Environment technicians gather on a sample plot

Environment technicians gather on a sample plot at the Kasigau corridor in Kenya on August 9, 2023.

(Photo: Tony Karumba/AFP via Getty Images)

Climate Coalition Says 'Stop Carbon Offsetting Now!'

"Carbon offset trading is reckless and irresponsible," said one campaigner.

A coalition of climate groups had a message for world leaders on Monday, Finance Day at the United Nations Climate Change Conference: "Stop carbon offsetting now!"

The conference, COP28, is hosted in Dubai by the United Arab Emirates—which, as the coalition highlighted in a joint statement, is set to "hold numerous promotional thematic events," despite two decades of negative impacts from carbon offset schemes.

"Carbon offset trading is reckless and irresponsible," declared Jutta Kill of the World Rainforest Movement—part of the coalition that includes ETC Group, Focus on the Global South, GRAIN, Indigenous Environmental Network, Just Transition Alliance, and the Oakland Institute.

"Throughout 2023, academic research, media, and civil society investigations have exposed how these projects routinely generate phantom offsets and result in land grabbing and human and Indigenous rights violations," the organizations noted, pointing to "the forced relocation of Ogiek Peoples in Kenya's Mau Forest" and "extensive sexual abuse at a Kenyan offset project."

"Over the past months, Kenya, along with Liberia, Tanzania, Zambia, and Zimbabwe, have signed deals with Dubai-based Blue Carbon covering a total of over 24 million hectares of community lands," the coalition continued. "Carbon offset project developers, standards bodies, auditors, and credit providers have pocketed millions from churning out carbon credits that have failed to reduce emissions and exacerbated the climate crisis."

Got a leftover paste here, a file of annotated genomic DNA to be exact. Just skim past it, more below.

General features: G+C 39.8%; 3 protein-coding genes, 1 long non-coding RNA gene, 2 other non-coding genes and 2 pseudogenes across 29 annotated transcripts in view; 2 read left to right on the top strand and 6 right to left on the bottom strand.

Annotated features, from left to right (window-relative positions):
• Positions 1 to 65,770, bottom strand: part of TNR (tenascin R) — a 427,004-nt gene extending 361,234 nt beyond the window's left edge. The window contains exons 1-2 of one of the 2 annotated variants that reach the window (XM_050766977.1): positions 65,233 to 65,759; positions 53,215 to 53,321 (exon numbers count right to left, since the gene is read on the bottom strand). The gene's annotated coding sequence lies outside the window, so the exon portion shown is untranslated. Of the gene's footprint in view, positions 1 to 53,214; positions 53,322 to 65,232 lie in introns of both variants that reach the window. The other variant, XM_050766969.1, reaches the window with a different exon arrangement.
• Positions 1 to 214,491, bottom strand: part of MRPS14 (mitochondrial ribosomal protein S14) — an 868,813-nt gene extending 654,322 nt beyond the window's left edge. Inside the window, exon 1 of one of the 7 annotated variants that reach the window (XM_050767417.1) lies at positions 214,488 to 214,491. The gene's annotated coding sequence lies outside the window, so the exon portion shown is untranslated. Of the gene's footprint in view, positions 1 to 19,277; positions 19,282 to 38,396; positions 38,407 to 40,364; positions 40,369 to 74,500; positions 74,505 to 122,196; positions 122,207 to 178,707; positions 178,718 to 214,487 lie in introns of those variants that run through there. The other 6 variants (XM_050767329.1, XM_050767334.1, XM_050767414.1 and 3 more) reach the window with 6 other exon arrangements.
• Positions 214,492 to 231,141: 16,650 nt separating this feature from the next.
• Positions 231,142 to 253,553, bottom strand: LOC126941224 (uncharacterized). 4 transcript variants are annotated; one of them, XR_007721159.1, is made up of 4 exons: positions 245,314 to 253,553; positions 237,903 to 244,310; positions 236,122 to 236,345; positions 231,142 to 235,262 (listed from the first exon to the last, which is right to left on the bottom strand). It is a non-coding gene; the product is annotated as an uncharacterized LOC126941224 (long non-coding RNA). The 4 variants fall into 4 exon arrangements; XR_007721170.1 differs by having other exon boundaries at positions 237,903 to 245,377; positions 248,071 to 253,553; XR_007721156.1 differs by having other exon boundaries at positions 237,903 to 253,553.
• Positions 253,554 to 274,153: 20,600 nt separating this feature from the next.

One "damning" probe from September found that nearly 80% of the top carbon offset schemes be deemed "likely junk or worthless." Another study from that month, focused on Reducing Emissions from Deforestation and Forest Degradation (REDD+) projects, similarly concluded that reductions were dramatically exaggerated.

"At COP28, world leaders and climate negotiators need to recognize once and for all that carbon markets are a failed source of climate finance. They are volatile and unstable, marked by fraud, incapable of reducing emissions, and actually harm communities," Oakland Institute executive director Anuradha Mittal said Monday.

The coalition pointed out that in addition to impacts such as relocations and abuse, "these projects, many of which are repackaged as so-called 'nature-based solutions' or 'natural climate solutions' or, when done at coastal and marine areas, as 'blue carbon,' have also drawn peasant and Indigenous communities into costly and complicated legal battles in their effort to affirm their rights and reclaim community territories and in their fights to resist the projects."